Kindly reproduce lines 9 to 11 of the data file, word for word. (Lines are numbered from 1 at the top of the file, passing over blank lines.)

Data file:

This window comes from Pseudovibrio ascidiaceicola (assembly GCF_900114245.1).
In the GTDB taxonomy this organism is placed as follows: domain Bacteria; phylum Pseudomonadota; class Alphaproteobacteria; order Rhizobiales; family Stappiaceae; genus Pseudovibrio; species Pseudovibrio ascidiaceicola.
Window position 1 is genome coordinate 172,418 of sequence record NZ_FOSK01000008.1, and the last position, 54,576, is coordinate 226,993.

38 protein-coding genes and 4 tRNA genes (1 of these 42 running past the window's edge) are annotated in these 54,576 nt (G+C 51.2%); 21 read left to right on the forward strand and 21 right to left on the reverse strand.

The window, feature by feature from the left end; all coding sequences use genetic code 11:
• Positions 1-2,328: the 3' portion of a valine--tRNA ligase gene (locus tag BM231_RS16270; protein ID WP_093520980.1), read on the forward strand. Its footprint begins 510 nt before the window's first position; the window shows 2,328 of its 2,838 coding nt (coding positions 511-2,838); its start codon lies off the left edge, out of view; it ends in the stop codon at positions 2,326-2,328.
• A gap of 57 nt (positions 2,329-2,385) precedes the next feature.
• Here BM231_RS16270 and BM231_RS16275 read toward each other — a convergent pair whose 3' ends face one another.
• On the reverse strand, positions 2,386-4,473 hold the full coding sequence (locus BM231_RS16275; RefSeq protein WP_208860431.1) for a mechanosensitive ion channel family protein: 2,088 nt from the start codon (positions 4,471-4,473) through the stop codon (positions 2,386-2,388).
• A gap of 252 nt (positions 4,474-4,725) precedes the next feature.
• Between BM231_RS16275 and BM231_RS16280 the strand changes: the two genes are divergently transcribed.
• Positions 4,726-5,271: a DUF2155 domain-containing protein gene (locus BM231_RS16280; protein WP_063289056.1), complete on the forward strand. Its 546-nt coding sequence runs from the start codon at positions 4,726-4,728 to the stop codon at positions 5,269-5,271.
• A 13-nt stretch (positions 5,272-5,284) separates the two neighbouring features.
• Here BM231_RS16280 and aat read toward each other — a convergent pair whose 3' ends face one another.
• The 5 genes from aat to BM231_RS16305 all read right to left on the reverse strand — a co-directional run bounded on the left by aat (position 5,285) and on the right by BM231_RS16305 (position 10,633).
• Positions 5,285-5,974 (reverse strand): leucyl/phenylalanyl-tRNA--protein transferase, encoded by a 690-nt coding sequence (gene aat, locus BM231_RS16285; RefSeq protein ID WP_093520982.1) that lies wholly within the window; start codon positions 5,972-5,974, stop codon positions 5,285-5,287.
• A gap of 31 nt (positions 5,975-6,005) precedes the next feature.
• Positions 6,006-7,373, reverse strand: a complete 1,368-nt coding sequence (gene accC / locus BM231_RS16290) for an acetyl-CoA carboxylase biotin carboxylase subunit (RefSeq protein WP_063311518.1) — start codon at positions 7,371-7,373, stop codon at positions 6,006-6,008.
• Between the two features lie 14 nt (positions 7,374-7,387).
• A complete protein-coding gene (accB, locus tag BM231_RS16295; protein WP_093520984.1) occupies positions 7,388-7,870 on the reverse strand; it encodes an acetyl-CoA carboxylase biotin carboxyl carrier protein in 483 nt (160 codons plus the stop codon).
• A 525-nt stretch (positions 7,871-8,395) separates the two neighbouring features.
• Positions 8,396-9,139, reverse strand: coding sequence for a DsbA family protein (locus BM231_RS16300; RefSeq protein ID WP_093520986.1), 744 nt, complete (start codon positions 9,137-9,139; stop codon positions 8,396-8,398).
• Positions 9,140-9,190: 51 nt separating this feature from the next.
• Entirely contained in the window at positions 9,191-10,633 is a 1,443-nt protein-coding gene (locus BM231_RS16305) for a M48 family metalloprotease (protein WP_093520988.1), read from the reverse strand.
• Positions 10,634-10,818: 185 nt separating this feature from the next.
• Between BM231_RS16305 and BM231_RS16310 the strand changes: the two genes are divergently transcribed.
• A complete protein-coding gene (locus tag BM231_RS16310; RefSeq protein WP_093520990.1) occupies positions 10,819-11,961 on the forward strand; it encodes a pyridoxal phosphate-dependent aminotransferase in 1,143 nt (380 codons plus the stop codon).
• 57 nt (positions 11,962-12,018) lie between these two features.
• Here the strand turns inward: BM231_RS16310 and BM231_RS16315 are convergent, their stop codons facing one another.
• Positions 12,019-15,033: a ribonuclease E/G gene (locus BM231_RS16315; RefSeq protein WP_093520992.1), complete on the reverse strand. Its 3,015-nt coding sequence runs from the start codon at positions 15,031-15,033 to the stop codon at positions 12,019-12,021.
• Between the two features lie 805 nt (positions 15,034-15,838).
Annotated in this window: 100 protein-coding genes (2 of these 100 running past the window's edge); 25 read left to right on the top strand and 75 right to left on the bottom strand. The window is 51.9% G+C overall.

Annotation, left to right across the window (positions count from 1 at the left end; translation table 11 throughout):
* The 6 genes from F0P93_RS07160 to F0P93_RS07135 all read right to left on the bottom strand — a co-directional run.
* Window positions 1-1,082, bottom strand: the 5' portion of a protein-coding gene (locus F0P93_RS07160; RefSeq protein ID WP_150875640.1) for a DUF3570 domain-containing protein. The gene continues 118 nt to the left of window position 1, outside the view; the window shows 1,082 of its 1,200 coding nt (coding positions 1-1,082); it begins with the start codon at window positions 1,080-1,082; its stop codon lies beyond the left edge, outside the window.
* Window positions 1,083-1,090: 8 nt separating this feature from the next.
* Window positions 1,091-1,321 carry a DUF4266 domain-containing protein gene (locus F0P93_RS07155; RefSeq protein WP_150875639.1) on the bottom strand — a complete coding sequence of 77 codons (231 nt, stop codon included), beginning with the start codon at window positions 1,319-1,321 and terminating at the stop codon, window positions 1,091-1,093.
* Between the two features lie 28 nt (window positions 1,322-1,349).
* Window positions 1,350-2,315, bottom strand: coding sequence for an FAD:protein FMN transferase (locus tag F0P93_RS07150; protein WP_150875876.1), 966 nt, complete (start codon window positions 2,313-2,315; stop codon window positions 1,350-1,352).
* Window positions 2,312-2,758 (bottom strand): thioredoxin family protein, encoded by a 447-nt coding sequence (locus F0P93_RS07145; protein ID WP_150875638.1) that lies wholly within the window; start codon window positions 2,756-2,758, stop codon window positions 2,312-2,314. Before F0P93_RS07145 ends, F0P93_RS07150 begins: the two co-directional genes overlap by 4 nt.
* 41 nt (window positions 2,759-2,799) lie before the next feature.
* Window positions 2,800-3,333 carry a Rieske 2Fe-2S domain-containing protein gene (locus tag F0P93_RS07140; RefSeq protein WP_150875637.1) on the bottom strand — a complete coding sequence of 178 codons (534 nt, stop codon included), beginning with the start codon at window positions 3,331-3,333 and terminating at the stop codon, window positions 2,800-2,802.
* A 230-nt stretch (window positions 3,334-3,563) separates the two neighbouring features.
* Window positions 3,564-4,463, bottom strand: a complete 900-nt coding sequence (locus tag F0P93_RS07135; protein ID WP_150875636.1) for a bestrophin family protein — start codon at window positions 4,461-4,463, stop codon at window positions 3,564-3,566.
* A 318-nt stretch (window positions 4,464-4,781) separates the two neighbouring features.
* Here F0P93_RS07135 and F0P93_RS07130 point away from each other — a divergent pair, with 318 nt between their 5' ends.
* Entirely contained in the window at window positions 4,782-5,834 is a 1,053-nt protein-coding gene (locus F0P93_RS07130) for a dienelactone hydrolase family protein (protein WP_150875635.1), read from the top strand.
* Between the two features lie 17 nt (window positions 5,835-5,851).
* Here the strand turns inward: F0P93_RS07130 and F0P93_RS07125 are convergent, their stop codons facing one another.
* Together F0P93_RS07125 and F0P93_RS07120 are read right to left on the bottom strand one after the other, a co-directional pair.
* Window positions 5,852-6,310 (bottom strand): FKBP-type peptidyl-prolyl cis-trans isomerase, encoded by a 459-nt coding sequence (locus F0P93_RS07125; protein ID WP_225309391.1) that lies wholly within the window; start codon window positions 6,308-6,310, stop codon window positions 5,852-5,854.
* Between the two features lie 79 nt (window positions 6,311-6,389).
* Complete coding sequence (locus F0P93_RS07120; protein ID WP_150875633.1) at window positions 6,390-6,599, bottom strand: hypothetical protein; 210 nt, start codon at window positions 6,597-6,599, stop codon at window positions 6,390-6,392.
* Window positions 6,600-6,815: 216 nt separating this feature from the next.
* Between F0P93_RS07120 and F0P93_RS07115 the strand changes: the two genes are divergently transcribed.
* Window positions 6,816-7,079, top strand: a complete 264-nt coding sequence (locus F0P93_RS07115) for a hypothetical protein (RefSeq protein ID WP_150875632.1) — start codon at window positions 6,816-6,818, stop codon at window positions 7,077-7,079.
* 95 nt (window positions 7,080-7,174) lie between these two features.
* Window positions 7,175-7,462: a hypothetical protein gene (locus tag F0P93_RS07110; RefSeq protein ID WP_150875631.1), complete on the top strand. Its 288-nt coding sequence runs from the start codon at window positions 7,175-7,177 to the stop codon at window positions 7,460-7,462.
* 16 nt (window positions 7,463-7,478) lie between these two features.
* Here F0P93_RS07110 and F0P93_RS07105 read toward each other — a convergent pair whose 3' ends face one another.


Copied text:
• On the reverse strand, positions 2,386-4,473 hold the full coding sequence (locus BM231_RS16275; RefSeq protein WP_208860431.1) for a mechanosensitive ion channel family protein: 2,088 nt from the start codon (positions 4,471-4,473) through the stop codon (positions 2,386-2,388).
• A gap of 252 nt (positions 4,474-4,725) precedes the next feature.
• Between BM231_RS16275 and BM231_RS16280 the strand changes: the two genes are divergently transcribed.